Gaza entered its sixth day of a near-total telecommunications blackout on Wednesday, leaving Palestinians unable to reach loved ones and isolated from the rest of the world as Israeli forces rain bombs on the region.
Gaza telecommunications company Paltel and internet access group NetBlocks have said that the current communications blockage, the ninth since the current siege began, is the longest yet. Repair personnel have been unable to reach damaged sites – most of the communications infrastructure was damaged by Israeli bombing – to restore access.
In one instance, Paltel said, the company had arranged for workers to conduct some repairs with Israeli forces last week, but the workers were killed on the way. In fact, most repairs have to be done by employees amid shooting and harassment from Israeli tanks, Paltel representative Mamoon Fares told The Washington Post. The current blackout has lasted this long, Fares said, because Israel has also been blocking workers from being able to conduct repairs.
This is leaving people unable to call for help or let loved ones know that they’re still alive, while humanitarian aid workers are unable to communicate with each other. According to The New York Times, aid workers say that it is almost impossible to communicate and coordinate responses to crises, leaving them unable to respond quickly to reports of injured people.
Some people have managed to communicate during the blackouts using satellite phones and eSIM cards, though these can be expensive and complicated to set up and have largely been provided through donation drives.
The little information that does trickle out through the blackout is often horrifying.
Recently posted videos, shared by Palestinian journalist Mohammed El-Kurd and Al Jazeera, show footage of a cemetery in Khan Yunis in Southern Gaza with graves damaged and bodies seemingly removed from them. Al Jazeera reports that witnesses saw Israeli soldiers taking the bodies to an unknown location.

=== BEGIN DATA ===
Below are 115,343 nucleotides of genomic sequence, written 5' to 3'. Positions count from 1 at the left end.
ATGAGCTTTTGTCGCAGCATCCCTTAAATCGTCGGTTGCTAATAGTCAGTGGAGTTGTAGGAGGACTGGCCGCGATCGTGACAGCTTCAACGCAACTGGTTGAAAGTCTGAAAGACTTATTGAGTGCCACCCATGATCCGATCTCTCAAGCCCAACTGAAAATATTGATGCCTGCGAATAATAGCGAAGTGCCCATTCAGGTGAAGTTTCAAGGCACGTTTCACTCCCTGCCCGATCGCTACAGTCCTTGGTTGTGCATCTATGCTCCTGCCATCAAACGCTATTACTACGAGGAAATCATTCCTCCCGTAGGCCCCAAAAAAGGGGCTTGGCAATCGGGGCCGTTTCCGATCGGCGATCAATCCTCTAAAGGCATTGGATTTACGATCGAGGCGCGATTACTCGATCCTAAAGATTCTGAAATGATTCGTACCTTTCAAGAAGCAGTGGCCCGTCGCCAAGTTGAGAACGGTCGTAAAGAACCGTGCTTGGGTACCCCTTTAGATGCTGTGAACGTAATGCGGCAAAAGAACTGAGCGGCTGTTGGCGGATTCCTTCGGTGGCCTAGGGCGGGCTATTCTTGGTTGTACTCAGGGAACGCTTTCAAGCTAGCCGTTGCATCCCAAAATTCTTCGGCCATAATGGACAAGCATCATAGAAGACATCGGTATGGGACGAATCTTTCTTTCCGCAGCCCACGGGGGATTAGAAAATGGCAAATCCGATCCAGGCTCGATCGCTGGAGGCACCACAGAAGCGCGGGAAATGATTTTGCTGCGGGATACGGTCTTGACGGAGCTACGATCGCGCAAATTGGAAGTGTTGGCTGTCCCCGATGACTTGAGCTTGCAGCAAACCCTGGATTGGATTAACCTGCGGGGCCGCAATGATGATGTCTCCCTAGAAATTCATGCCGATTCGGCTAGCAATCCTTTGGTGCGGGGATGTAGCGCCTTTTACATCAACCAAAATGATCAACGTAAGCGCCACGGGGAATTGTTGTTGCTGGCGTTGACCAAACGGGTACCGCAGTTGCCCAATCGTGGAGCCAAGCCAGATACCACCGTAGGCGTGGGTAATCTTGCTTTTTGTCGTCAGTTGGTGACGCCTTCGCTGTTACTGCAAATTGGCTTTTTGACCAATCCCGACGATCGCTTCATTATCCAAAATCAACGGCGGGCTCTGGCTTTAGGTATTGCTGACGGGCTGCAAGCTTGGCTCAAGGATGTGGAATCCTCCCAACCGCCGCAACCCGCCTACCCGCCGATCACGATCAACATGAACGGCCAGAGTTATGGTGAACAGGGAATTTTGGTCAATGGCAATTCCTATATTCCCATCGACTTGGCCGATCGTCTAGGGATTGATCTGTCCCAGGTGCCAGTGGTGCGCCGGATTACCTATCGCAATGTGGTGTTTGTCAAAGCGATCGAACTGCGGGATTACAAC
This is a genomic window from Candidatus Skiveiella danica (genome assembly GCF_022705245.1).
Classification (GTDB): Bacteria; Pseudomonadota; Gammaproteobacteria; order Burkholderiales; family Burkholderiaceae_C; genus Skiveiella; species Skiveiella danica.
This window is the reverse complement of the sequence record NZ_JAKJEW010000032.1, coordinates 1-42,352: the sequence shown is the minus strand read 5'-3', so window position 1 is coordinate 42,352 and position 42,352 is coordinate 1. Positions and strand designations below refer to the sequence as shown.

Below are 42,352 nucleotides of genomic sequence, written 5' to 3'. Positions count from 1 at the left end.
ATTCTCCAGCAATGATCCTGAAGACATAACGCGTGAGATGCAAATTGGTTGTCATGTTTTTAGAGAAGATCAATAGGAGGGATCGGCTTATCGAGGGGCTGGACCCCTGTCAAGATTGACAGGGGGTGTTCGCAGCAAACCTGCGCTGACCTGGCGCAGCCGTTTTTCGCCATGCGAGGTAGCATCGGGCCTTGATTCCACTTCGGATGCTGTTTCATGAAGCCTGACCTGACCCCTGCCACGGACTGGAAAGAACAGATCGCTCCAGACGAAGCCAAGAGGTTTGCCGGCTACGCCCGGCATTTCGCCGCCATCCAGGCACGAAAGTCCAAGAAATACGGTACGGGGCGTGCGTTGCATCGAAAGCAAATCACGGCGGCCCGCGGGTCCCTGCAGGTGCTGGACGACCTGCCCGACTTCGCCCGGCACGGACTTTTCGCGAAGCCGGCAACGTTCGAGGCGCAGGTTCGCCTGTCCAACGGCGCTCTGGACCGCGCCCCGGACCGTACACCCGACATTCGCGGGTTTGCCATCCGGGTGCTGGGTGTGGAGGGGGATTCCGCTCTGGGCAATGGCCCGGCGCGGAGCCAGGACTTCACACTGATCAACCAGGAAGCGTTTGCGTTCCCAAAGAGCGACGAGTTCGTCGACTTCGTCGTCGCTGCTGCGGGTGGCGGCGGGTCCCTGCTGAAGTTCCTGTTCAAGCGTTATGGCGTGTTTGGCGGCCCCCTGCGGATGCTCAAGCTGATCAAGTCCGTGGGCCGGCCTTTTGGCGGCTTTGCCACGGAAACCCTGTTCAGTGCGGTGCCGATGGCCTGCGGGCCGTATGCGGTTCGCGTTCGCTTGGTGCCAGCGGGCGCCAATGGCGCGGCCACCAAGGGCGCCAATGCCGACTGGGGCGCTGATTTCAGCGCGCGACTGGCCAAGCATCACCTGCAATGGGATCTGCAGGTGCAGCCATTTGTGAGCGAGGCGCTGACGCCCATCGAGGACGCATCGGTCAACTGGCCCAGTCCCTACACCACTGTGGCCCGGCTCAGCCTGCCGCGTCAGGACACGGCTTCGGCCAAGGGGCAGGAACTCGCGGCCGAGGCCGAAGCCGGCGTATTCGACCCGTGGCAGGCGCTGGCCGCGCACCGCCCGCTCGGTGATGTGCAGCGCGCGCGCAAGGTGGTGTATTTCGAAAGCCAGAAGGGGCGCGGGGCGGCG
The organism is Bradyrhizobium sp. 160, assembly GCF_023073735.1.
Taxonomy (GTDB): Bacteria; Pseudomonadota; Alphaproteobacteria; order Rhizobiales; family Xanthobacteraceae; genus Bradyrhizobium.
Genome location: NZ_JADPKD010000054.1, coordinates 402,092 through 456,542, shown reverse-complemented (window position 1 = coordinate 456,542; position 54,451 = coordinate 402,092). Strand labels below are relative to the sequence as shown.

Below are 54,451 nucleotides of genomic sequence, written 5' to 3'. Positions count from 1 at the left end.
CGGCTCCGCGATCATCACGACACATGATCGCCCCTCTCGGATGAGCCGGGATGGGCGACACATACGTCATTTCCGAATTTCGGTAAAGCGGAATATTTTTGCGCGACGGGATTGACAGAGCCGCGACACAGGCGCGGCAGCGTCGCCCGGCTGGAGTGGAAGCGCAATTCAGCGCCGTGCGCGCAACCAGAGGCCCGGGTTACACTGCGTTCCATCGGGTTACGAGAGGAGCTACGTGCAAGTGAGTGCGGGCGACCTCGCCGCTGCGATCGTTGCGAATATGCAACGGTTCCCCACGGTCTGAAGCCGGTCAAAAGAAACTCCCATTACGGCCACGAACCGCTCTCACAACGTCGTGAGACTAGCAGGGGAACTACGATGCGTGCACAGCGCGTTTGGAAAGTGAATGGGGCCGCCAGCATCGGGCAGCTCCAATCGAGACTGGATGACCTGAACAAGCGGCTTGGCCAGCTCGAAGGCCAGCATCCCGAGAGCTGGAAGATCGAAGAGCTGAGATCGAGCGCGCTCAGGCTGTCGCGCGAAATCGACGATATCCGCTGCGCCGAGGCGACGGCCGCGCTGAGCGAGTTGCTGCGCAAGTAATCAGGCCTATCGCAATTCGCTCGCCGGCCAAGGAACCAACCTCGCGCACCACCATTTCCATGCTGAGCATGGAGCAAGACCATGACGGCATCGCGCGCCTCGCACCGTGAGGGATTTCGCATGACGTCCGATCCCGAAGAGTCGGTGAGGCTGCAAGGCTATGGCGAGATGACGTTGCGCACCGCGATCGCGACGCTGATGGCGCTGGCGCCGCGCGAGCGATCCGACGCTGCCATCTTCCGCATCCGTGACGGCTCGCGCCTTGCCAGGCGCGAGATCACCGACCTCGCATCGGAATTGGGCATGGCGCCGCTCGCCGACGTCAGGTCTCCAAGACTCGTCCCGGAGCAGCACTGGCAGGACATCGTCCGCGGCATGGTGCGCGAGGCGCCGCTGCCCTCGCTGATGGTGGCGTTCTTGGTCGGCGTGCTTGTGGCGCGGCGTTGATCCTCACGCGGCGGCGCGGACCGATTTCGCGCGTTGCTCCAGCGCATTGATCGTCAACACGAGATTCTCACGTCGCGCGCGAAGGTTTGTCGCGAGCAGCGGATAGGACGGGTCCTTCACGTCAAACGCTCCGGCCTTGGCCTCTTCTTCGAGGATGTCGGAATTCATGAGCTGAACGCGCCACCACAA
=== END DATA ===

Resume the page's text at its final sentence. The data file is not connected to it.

Desecrating the corpses of people killed in military operations is a war crime. Moreover, the violation of buried corpses is an additional horror that Israeli forces are forcing onto Palestinians, who already are unable to properly mourn their dead as hundreds are added to the death toll each day.
So far, according to Euro-Med Human Rights Monitor, Israeli forces have bulldozed and desecrated hundreds of graves across at least 12 cemeteries around Gaza so far, and stolen dozens of bodies. Satellite footage shows cemeteries entirely razed. In a cemetery in Al-Tuffah east of Gaza City, the Israeli military dug up over 1,000 graves, removing over 150 bodies that had just been buried, according to Euro-Med Monitor.
The Al-Batsh Cemetery was established in October in order to bury unidentified people who were left in the Al-Shifa hospital complex. Israeli forces leveled Al-Batsh early this month and a majority of the bodies were “removed, dismembered, and looted, along with some of the tombstones that identified the people buried there,” Euro-Med Monitor says.
One former Gaza City resident, Nour Nasser, who was forced to move to the southern region of Gaza told the group that her brother was buried in Al-Batsh — and now his remains are gone. “The Israeli army not only killed my brother, but also went so far as to deny my family any opportunity to visit his grave,” Nasser said.
The grave desecrations have sparked fears that Israel is once again harvesting the organs of Palestinians they killed. Israeli officials have admitted to organ harvesting before, in 2009, but say that they are not doing it now. However, Gaza medical professionals and Euro-Med Monitor officials say that they have found evidence that Israel is harvesting organs amid the current siege with Israeli forces regularly digging up corpses and bodies being returned to families in a mutilated state.
Some reports have found that Israel regularly uses the corpses of Palestinians as bargaining chips. Many Palestinian families have reported waiting months or years for their family members’ bodies to be returned to them as Israel maintains a policy of withholding bodies for political leverage.
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